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In 1769 a single lightning bolt killed 3000 people in Brescia, Italy, and caused a large part of the city to be destroyed!

For many centuries people stored gunpowder in churches under the misguided belief that church bells will prevent lightning strikes. We now know that the opposite is true. The tall steeples and towers will encourage lightning strikes.

The most unfortunate example of this happened in August 1769 in Italy. Over 200,000 pounds of explosives were stored in the Church of San Nazaro on Brescia when a single lightning bolt struck its tower.

The resulting explosion and fire killed 3000 people and destroyed a large part of the city.

It is interesting to note that Benjamin Franklin actively advised European governments about the principles of lightning protection for munition stores after the tragedy in Brescia.

Benjamin Franklin and an Englishman, Benjamin Wilson disagreed on which type of lightning protection would be the most effective. Franklin suggested the sharp, pointed rods on top of buildings. Wilson urged the use of ball shaped terminals below the roof line.

George III decided to go with the advice of his countryman and Franklin's rods were removed from many British munition stores and replaced with Wilson's design. One of Wilson's balls disappeared with a big bang during a lightning storm!

Benjamin Franklin became the first person to initiate explosives with electricity and was well ahead of other scientists around the world.


You spend 40 minutes every day blind.

It's not that your eyes aren't working. Your mind is actually blocking images all the time, and refusing to process them. Whenever your eyes move, your brain doesn't process what would normally be very dizzying blurry images coming from the retina. To fill in the gaps of time, your brain creates an illusion for a fraction of a second to keep us from noticing. This is called "Saccadic masking" and it keeps us from experiencing motion blur.

Your brain replaces the blurry images with static images of your next object of focus. Whatever you look at after moving your eyes appears to stay still for a long period of time, because it is actually the same image stretched for a longer period of time to cover up the blur. This is called the "stopped-clock illusion", when the first second on a clock after you turn to look at it appears to take longer than all the other seconds.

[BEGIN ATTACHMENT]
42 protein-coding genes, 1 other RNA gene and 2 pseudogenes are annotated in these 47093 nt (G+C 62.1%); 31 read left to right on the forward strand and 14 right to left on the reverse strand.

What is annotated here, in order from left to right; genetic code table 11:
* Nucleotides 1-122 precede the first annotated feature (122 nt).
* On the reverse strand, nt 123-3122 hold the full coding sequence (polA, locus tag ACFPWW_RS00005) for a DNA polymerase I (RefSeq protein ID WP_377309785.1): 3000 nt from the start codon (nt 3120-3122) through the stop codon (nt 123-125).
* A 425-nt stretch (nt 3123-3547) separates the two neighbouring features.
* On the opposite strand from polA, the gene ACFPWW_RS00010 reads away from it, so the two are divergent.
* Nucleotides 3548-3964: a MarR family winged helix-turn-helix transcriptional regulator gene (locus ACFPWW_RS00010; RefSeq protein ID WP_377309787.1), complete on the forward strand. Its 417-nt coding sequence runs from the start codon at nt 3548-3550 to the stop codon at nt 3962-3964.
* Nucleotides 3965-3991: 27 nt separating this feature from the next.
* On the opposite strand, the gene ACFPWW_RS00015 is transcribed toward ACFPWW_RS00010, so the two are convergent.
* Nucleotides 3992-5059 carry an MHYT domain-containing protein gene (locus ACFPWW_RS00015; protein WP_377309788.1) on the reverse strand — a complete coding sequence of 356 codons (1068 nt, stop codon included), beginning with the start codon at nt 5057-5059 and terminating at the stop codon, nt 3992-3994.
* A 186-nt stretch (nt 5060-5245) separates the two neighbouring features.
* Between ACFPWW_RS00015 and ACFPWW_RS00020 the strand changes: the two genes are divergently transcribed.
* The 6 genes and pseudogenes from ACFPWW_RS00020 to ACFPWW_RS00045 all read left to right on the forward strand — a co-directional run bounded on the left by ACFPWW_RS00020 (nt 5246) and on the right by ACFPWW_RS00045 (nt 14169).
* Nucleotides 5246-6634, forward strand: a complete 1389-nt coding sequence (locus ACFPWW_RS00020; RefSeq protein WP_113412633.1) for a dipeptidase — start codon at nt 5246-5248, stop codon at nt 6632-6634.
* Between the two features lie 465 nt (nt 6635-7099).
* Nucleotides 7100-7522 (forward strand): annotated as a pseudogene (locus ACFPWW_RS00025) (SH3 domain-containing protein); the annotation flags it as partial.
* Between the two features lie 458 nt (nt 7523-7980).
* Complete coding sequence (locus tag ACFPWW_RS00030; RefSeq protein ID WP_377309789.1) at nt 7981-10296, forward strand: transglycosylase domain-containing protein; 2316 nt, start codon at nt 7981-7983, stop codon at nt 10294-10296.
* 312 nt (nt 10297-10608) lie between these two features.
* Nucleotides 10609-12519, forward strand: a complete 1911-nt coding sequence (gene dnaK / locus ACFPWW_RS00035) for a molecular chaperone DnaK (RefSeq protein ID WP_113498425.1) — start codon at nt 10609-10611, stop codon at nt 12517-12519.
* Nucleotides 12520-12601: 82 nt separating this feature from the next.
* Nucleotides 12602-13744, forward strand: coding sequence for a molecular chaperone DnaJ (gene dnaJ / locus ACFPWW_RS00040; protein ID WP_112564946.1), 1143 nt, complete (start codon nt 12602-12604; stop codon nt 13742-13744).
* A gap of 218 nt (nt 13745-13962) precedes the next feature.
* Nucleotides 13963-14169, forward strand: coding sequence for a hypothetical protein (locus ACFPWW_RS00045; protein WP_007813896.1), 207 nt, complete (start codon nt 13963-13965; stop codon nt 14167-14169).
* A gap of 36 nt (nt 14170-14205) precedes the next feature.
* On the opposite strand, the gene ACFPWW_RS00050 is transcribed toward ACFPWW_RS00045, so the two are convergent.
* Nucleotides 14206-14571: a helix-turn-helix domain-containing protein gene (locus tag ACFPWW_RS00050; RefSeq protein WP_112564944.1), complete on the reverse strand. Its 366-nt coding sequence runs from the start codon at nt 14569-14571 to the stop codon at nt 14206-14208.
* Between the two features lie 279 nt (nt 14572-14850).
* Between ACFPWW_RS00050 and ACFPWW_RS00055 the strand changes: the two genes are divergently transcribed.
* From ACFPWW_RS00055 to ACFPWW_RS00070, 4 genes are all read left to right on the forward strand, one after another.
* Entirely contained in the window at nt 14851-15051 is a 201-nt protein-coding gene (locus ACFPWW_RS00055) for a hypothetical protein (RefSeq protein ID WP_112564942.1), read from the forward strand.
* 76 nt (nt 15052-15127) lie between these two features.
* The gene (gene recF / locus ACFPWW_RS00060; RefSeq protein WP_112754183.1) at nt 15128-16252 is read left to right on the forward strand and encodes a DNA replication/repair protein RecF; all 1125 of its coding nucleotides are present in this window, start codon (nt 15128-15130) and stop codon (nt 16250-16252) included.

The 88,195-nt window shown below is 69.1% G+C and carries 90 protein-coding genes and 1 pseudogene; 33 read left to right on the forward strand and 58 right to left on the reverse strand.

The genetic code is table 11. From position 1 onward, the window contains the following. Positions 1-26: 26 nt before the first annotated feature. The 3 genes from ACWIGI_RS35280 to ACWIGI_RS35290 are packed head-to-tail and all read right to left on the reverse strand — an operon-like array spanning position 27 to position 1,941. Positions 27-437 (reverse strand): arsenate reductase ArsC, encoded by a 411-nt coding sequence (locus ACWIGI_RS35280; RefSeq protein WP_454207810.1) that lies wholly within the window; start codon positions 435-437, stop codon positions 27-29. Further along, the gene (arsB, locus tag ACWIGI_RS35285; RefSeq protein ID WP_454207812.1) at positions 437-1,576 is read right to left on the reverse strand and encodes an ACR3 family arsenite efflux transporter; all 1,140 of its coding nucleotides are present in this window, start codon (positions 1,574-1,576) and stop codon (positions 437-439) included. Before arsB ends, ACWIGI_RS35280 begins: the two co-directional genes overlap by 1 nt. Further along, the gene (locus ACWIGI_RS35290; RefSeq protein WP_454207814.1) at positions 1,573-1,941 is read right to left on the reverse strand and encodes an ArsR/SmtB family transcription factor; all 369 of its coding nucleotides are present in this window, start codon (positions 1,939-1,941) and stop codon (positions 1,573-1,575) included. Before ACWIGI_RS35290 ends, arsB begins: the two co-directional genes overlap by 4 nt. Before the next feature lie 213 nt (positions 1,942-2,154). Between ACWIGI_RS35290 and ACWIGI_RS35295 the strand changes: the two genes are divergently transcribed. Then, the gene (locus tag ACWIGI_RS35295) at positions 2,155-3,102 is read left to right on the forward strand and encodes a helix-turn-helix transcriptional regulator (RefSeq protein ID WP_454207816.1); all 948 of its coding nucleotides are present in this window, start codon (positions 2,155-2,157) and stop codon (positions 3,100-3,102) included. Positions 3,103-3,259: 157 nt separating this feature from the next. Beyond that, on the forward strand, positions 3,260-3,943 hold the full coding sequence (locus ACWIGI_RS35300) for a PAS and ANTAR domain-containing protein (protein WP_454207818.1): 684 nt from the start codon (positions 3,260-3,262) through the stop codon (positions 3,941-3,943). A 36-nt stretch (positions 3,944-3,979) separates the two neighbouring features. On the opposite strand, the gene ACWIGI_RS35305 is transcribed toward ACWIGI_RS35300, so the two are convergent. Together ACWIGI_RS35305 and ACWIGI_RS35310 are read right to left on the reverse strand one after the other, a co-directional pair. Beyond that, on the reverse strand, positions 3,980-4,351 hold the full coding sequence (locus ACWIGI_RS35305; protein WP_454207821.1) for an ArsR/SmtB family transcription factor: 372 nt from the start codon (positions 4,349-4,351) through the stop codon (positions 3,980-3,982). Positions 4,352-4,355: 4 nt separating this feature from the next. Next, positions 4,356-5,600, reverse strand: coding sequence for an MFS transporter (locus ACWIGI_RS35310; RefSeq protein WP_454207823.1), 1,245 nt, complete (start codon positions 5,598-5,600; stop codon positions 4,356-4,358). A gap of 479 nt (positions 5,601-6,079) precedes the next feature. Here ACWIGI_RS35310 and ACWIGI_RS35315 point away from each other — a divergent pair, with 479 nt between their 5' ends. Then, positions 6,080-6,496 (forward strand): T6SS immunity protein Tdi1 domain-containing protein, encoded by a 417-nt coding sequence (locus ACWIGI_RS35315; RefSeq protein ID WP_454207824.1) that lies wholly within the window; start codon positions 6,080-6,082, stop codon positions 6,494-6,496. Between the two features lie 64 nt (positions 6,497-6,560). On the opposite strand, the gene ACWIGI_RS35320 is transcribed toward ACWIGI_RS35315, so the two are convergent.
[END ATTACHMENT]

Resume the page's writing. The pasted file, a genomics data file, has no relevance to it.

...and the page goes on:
Even with a miniscule make-up budget of only $250, 'Dallas Buyers Club' went on to win the Oscar for best make-up and hairstyling!

The make-up budget for the movie 'Dallas Buyers Club' was an astonishingly low $250.

Not $250 to create the skin rashes of AIDS patients in the 1980's. The $250 were not allocated to drastically transform Matthew McConaughey and Jared Leto from healthy to near-death AIDS patients up to five times a day either.

The very small budget was for ALL the make-up and hair of the entire cast of the movie, including all extras!

There was so little money allocated to make-up artist Robin Mathews that she had to come up with ingenious ways to create things that a bigger budget movie would use prosthetics for.

She borrowed grits and cornmeal from her mother's pantry to create the seborrheic dermatitis – a rash that AIDS patients suffer from. She didn't even have enough money in her budget to buy those ingredients!

Matthew and Jared had to lose 40 pounds for the movie, but at some stage, when the medication is supposed to kick in, they were supposed to look 25 pounds heavier. Those 25 pounds were added to them by Robin using paint and powder and "dental plumpers" for McConaughey.

According to Robin the Academy Members gasped when they heard what the budget was and Dallas Byers Club went on to win the award for best make-up and hair-styling.


This amazing service dog saved his owner in so many ways

Service dogs devote their lives to helping humans, just another reason they are considered man's best friend.